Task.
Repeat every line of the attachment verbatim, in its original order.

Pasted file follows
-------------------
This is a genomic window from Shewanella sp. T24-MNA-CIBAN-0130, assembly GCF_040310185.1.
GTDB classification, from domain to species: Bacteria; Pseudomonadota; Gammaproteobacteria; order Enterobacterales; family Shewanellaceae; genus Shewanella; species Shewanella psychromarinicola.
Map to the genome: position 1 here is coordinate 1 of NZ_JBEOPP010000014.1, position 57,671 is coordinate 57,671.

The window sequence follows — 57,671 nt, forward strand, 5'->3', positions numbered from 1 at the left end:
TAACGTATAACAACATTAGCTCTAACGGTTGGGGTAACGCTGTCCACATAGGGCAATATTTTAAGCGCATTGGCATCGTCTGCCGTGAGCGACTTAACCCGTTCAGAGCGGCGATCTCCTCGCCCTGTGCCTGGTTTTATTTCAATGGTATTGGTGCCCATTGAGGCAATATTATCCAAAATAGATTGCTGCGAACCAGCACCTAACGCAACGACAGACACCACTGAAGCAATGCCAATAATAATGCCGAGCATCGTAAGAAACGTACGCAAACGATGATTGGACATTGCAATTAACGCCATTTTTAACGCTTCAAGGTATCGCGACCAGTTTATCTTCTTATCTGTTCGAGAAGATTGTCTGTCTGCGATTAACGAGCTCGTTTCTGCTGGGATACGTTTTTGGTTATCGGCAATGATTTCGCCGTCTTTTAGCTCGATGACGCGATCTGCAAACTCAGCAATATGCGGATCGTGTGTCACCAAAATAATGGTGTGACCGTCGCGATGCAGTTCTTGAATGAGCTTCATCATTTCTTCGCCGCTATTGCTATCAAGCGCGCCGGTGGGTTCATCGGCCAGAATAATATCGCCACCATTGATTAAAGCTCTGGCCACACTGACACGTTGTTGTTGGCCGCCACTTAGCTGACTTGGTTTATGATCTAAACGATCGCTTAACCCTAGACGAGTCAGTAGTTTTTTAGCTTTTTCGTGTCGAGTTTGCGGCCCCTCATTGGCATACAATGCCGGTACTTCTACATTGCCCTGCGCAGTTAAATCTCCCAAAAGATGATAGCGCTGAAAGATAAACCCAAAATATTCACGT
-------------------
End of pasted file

This is a genomic window from Shewanella sp. T24-MNA-CIBAN-0130, assembly GCF_040310185.1.
GTDB classification, from domain to species: Bacteria; Pseudomonadota; Gammaproteobacteria; order Enterobacterales; family Shewanellaceae; genus Shewanella; species Shewanella psychromarinicola.
Map to the genome: position 1 here is coordinate 1 of NZ_JBEOPP010000014.1, position 57,671 is coordinate 57,671.

The window sequence follows — 57,671 nt, forward strand, 5'->3', positions numbered from 1 at the left end:
TAACGTATAACAACATTAGCTCTAACGGTTGGGGTAACGCTGTCCACATAGGGCAATATTTTAAGCGCATTGGCATCGTCTGCCGTGAGCGACTTAACCCGTTCAGAGCGGCGATCTCCTCGCCCTGTGCCTGGTTTTATTTCAATGGTATTGGTGCCCATTGAGGCAATATTATCCAAAATAGATTGCTGCGAACCAGCACCTAACGCAACGACAGACACCACTGAAGCAATGCCAATAATAATGCCGAGCATCGTAAGAAACGTACGCAAACGATGATTGGACATTGCAATTAACGCCATTTTTAACGCTTCAAGGTATCGCGACCAGTTTATCTTCTTATCTGTTCGAGAAGATTGTCTGTCTGCGATTAACGAGCTCGTTTCTGCTGGGATACGTTTTTGGTTATCGGCAATGATTTCGCCGTCTTTTAGCTCGATGACGCGATCTGCAAACTCAGCAATATGCGGATCGTGTGTCACCAAAATAATGGTGTGACCGTCGCGATGCAGTTCTTGAATGAGCTTCATCATTTCTTCGCCGCTATTGCTATCAAGCGCGCCGGTGGGTTCATCGGCCAGAATAATATCGCCACCATTGATTAAAGCTCTGGCCACACTGACACGTTGTTGTTGGCCGCCACTTAGCTGACTTGGTTTATGATCTAAACGATCGCTTAACCCTAGACGAGTCAGTAGTTTTTTAGCTTTTTCGTGTCGAGTTTGCGGCCCCTCATTGGCATACAATGCCGGTACTTCTACATTGCCCTGCGCAGTTAAATCTCCCAAAAGATGATAGCGCTGAAAGATAAACCCAAAATATTCACGT